Student before athlete: Mount talk explores effects of Title IX on collegiate athletics

November 17, 2017

R. Scott Russell, assistant professor of sports management at Mount Saint Mary College, recently presented “Student-Athlete or Athlete-Student?” as part of the Mount’s iROC series.

R. Scott Russell, assistant professor of sports management at Mount Saint Mary College, recently presented “Student-Athlete or Athlete-Student?” as part of the Mount’s iROC series. 


According to R. Scott Russell, assistant professor of sports management at Mount Saint Mary College, student-athletes should balance their academic and athletic responsibilities. 

Russell explained during his November 16 talk “Student-Athlete or Athlete-Student?” that years ago, women’s collegiate teams were generally less competition-driven than their male counterparts, focusing more on physical fitness and academic success than school pride or individual accomplishment. 

Russell highlighted some of college athletics’ milestones, including the establishment of the National Collegiate Athletic Association (or NCAA). The NCAA stemmed from a committee begun by Theordore Roosevelt to establish rules for safety in football. Another highlight was the establishment of Title IX, a code that was enacted in 1972 that ensured equality for men and women at educational institutions. 

Prior to Title IX (and for a decade after its implementation), men’s teams were grouped under the NCAA while women’s teams belonged to the Association for Intercollegiate Athletics for Women (AIAW). While the NCAA promoted competition, public recognition of successful athletic programs, and fame for individual athletes, the AIAW model of athletic competition was derived from the perspective that sport is just one part of the overall educational process. Following the implementation of Title IX, however, which required the NCAA to provide equal opportunities in collegiate sports for men and women, many women’s teams began to abandon the AIAW for the NCAA, which offered more incentives and an opportunity for an equal playing field.

“When the NCAA successfully took over the AIAW in 1982, the principles of the AIAW were lost from collegiate athletics,” said Russell. “What if the AIAW had prevailed in its 10-year battle with the NCAA? What would collegiate athletics look like if it was governed by a body that emphasized academic excellence instead of billion-dollar television contracts?”

Russell said ongoing research shows that Title IX did have an impact on college athletics, especially in relation to proportionality, which dictates that the ratio of male to female athletes on campus should be relatively the same as the ratio of male to female students at the institution. Proportionality thus has helped the number of female athletes and teams to increase, but Russell pointed out that male athletes and teams also grew, though not as drastically, during the same time period.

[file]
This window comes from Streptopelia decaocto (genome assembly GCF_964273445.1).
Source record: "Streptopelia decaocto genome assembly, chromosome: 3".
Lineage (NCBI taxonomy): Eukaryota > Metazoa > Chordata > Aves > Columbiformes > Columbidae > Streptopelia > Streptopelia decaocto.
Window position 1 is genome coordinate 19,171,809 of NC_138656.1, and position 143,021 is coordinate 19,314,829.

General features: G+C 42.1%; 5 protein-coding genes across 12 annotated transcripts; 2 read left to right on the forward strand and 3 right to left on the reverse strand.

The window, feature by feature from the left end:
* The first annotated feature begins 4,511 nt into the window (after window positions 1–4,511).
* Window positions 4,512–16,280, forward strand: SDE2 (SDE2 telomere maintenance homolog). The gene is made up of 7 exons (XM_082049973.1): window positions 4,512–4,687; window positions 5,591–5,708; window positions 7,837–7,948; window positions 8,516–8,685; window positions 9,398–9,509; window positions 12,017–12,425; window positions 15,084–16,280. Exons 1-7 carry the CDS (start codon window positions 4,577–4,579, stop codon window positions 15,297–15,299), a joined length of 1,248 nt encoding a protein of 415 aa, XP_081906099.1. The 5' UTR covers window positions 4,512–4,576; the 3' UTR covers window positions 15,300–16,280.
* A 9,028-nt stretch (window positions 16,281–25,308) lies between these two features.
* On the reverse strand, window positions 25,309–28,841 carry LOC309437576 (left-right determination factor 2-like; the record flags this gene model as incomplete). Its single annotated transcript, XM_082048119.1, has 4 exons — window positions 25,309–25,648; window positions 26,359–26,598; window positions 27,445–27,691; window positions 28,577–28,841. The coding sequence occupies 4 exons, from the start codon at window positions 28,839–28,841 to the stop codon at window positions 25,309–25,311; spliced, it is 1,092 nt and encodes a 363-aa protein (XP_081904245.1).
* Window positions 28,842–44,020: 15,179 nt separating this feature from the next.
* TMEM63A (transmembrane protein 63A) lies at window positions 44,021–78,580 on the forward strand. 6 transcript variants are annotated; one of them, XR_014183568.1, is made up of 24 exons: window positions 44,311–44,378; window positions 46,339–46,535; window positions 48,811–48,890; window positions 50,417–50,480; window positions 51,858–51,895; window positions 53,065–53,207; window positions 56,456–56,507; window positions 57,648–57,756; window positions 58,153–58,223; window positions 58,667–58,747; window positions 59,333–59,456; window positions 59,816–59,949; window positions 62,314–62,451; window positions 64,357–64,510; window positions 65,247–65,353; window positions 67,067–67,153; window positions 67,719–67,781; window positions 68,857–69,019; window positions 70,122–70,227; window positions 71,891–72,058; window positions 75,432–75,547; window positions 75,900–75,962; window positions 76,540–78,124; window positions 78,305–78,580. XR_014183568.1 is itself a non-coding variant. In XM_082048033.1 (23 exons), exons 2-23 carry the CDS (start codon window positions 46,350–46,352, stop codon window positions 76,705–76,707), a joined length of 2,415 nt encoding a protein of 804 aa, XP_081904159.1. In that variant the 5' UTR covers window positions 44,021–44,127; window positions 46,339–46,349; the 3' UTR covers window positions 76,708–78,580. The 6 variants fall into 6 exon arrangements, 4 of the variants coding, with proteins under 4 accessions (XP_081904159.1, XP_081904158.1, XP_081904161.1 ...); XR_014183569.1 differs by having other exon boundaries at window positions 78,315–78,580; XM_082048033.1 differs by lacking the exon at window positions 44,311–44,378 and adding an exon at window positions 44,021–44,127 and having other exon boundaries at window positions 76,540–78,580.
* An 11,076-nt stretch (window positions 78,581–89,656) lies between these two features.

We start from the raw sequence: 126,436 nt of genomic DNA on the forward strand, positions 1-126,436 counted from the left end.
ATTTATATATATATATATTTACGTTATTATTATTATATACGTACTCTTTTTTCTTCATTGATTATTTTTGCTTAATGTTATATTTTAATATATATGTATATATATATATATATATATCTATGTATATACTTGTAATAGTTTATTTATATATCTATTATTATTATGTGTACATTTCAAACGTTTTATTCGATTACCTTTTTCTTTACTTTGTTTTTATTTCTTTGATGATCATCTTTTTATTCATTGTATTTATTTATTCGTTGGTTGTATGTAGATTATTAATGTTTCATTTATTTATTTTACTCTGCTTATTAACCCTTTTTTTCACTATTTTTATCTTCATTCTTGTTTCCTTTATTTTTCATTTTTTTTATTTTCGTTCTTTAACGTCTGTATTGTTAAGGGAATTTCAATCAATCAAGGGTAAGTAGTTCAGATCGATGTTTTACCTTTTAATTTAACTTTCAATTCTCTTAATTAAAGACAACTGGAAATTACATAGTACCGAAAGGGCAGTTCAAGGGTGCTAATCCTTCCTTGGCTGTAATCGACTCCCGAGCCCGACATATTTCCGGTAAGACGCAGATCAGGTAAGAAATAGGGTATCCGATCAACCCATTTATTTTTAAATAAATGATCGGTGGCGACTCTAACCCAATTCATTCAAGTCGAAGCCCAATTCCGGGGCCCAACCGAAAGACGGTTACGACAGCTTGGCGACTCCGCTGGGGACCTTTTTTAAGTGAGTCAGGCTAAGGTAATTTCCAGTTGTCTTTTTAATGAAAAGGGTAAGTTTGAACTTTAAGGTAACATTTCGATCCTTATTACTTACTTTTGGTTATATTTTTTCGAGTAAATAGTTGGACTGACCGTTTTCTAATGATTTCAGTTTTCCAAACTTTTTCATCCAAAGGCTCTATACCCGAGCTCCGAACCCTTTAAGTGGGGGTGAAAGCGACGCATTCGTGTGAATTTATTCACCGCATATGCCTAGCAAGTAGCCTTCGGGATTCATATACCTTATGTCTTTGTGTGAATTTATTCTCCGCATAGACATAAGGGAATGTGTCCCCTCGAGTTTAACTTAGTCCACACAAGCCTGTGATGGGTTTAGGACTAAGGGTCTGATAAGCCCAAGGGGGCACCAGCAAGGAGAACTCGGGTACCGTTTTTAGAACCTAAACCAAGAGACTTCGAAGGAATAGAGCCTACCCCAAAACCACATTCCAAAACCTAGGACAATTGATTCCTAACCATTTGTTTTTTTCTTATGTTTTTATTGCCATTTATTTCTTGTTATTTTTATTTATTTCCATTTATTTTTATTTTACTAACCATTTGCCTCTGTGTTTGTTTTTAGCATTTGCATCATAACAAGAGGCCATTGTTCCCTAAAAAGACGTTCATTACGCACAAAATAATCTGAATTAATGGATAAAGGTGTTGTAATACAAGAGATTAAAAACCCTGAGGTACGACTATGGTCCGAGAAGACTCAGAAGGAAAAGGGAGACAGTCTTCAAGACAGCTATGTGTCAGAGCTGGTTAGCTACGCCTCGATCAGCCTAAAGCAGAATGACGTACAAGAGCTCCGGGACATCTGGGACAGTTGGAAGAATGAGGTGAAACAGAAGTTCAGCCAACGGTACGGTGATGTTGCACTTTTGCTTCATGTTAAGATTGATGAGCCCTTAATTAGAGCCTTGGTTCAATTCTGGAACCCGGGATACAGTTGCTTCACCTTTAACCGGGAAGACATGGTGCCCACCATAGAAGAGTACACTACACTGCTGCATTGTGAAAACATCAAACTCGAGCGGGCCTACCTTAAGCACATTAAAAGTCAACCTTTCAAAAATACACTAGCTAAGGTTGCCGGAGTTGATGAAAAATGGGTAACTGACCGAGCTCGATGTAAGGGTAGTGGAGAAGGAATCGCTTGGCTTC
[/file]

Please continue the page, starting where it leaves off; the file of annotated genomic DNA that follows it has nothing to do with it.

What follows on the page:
The quandary for Russell comes with the drastically decreased number of females in collegiate athletic administration roles since Title IX implementation. Female coaches for female teams dropped from 90 percent to 43.4 percent since 1972, and even exclusively-female sports like softball and field hockey have a significant number of male coaches. The statistics are just as daunting when it comes to higher-level administration. Prior to 1972, more than 90 percent of women’s teams were run by female administrators. In 2016, only 22.3 percent of athletic directors are women, despite more than 58 percent of college students being female. Russell applauded Mount Saint Mary College for being one of those institutions, with Jessica Mushel being named Mount athletic director in summer 2017.

Where are collegiate athletics headed? Russell hopes that eventually, academics will be more important than athletics. He encouraged student-athletes in the audience to not lose sight of their academic goals for the sake of their athletic aspirations. 

“Be passionate about your sport, but also about academics,” Russell advised. 

Russell’s presentation was the latest in the college’s iROC series, the goal of which is to “provide a forum for Mount faculty, staff, and students to showcase their research endeavors with both Mount Saint Mary College and the local community in a manner easily understood by attendees,” explained series coordinators Evan Merkhofer, assistant professor of biology, and Jennifer Park, assistant librarian for access and outreach services. Presentations include research proposals, initial data collection, and completed research projects.